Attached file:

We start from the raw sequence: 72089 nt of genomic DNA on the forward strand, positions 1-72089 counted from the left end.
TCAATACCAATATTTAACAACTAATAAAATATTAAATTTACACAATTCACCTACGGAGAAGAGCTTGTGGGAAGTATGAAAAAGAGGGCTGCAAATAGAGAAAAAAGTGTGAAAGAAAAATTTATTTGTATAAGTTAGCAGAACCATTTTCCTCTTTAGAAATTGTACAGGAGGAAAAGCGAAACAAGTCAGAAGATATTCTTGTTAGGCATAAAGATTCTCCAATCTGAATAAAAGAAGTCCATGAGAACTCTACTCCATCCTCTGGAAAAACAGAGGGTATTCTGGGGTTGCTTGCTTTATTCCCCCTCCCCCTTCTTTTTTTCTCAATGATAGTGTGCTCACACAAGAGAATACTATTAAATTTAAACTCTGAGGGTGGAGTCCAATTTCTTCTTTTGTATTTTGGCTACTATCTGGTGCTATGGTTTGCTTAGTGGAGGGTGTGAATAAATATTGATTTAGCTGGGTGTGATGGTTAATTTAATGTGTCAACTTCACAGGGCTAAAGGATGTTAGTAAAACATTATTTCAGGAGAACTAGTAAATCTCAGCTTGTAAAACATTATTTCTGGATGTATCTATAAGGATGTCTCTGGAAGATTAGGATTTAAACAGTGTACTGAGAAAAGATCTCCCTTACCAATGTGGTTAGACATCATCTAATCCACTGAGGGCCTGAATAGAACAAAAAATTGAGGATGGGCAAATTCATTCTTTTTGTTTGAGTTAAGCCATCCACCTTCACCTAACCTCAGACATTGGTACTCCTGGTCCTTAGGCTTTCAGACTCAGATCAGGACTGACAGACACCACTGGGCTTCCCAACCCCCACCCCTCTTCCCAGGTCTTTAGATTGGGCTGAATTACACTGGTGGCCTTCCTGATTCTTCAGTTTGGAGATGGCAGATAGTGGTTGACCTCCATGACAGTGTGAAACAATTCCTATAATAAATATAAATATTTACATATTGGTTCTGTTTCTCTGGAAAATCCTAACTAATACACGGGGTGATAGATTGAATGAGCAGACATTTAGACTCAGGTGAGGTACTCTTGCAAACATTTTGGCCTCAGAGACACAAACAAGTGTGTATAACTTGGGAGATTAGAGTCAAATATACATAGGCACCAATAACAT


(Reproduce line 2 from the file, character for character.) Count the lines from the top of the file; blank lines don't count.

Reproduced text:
TCAATACCAATATTTAACAACTAATAAAATATTAAATTTACACAATTCACCTACGGAGAAGAGCTTGTGGGAAGTATGAAAAAGAGGGCTGCAAATAGAGAAAAAAGTGTGAAAGAAAAATTTATTTGTATAAGTTAGCAGAACCATTTTCCTCTTTAGAAATTGTACAGGAGGAAAAGCGAAACAAGTCAGAAGATATTCTTGTTAGGCATAAAGATTCTCCAATCTGAATAAAAGAAGTCCATGAGAACTCTACTCCATCCTCTGGAAAAACAGAGGGTATTCTGGGGTTGCTTGCTTTATTCCCCCTCCCCCTTCTTTTTTTCTCAATGATAGTGTGCTCACACAAGAGAATACTATTAAATTTAAACTCTGAGGGTGGAGTCCAATTTCTTCTTTTGTATTTTGGCTACTATCTGGTGCTATGGTTTGCTTAGTGGAGGGTGTGAATAAATATTGATTTAGCTGGGTGTGATGGTTAATTTAATGTGTCAACTTCACAGGGCTAAAGGATGTTAGTAAAACATTATTTCAGGAGAACTAGTAAATCTCAGCTTGTAAAACATTATTTCTGGATGTATCTATAAGGATGTCTCTGGAAGATTAGGATTTAAACAGTGTACTGAGAAAAGATCTCCCTTACCAATGTGGTTAGACATCATCTAATCCACTGAGGGCCTGAATAGAACAAAAAATTGAGGATGGGCAAATTCATTCTTTTTGTTTGAGTTAAGCCATCCACCTTCACCTAACCTCAGACATTGGTACTCCTGGTCCTTAGGCTTTCAGACTCAGATCAGGACTGACAGACACCACTGGGCTTCCCAACCCCCACCCCTCTTCCCAGGTCTTTAGATTGGGCTGAATTACACTGGTGGCCTTCCTGATTCTTCAGTTTGGAGATGGCAGATAGTGGTTGACCTCCATGACAGTGTGAAACAATTCCTATAATAAATATAAATATTTACATATTGGTTCTGTTTCTCTGGAAAATCCTAACTAATACACGGGGTGATAGATTGAATGAGCAGACATTTAGACTCAGGTGAGGTACTCTTGCAAACATTTTGGCCTCAGAGACACAAACAAGTGTGTATAACTTGGGAGATTAGAGTCAAATATACATAGGCACCAATAACAT